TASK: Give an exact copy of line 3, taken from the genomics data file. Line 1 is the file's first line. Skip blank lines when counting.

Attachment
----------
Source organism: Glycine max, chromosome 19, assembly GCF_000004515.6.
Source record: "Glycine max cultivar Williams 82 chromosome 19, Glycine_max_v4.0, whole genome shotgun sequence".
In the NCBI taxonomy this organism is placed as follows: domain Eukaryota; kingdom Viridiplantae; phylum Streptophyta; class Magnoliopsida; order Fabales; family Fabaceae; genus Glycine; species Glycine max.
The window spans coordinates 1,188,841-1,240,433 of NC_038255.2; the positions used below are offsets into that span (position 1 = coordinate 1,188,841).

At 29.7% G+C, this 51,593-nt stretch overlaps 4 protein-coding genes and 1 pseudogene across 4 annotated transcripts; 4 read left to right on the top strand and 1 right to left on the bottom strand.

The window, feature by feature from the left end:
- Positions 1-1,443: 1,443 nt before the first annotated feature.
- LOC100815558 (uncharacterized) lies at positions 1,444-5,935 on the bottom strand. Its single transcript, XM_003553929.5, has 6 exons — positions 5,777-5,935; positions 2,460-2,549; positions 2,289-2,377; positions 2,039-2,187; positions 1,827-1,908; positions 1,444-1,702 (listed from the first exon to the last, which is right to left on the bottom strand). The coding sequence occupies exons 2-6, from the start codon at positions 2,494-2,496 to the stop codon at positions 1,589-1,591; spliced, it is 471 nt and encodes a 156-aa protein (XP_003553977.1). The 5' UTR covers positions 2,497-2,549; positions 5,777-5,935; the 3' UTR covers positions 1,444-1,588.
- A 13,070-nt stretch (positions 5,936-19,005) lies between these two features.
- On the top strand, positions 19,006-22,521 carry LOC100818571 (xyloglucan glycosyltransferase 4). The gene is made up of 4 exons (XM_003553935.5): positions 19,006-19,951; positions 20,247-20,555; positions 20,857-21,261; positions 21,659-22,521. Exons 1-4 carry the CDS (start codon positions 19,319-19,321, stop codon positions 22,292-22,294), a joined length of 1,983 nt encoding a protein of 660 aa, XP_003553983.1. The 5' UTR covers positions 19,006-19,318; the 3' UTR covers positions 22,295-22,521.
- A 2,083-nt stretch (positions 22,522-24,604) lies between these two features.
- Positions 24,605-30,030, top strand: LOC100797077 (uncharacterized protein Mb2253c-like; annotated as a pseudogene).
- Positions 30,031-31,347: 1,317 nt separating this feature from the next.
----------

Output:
In the NCBI taxonomy this organism is placed as follows: domain Eukaryota; kingdom Viridiplantae; phylum Streptophyta; class Magnoliopsida; order Fabales; family Fabaceae; genus Glycine; species Glycine max.